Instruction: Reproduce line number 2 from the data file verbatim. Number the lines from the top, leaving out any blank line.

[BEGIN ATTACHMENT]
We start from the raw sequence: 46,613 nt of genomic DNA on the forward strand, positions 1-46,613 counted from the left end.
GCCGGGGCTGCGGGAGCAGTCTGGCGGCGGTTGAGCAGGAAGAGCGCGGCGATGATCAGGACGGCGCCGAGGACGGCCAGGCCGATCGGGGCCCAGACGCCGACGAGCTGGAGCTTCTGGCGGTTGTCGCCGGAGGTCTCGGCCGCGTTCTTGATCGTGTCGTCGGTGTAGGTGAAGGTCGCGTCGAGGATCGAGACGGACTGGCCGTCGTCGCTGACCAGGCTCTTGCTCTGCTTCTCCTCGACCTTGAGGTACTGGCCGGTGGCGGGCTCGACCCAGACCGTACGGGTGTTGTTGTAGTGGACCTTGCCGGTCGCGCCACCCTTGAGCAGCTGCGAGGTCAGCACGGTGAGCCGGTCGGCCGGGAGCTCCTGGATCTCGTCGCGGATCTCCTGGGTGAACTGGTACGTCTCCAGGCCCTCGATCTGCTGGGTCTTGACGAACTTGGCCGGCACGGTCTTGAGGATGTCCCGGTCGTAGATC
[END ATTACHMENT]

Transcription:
GCCGGGGCTGCGGGAGCAGTCTGGCGGCGGTTGAGCAGGAAGAGCGCGGCGATGATCAGGACGGCGCCGAGGACGGCCAGGCCGATCGGGGCCCAGACGCCGACGAGCTGGAGCTTCTGGCGGTTGTCGCCGGAGGTCTCGGCCGCGTTCTTGATCGTGTCGTCGGTGTAGGTGAAGGTCGCGTCGAGGATCGAGACGGACTGGCCGTCGTCGCTGACCAGGCTCTTGCTCTGCTTCTCCTCGACCTTGAGGTACTGGCCGGTGGCGGGCTCGACCCAGACCGTACGGGTGTTGTTGTAGTGGACCTTGCCGGTCGCGCCACCCTTGAGCAGCTGCGAGGTCAGCACGGTGAGCCGGTCGGCCGGGAGCTCCTGGATCTCGTCGCGGATCTCCTGGGTGAACTGGTACGTCTCCAGGCCCTCGATCTGCTGGGTCTTGACGAACTTGGCCGGCACGGTCTTGAGGATGTCCCGGTCGTAGATC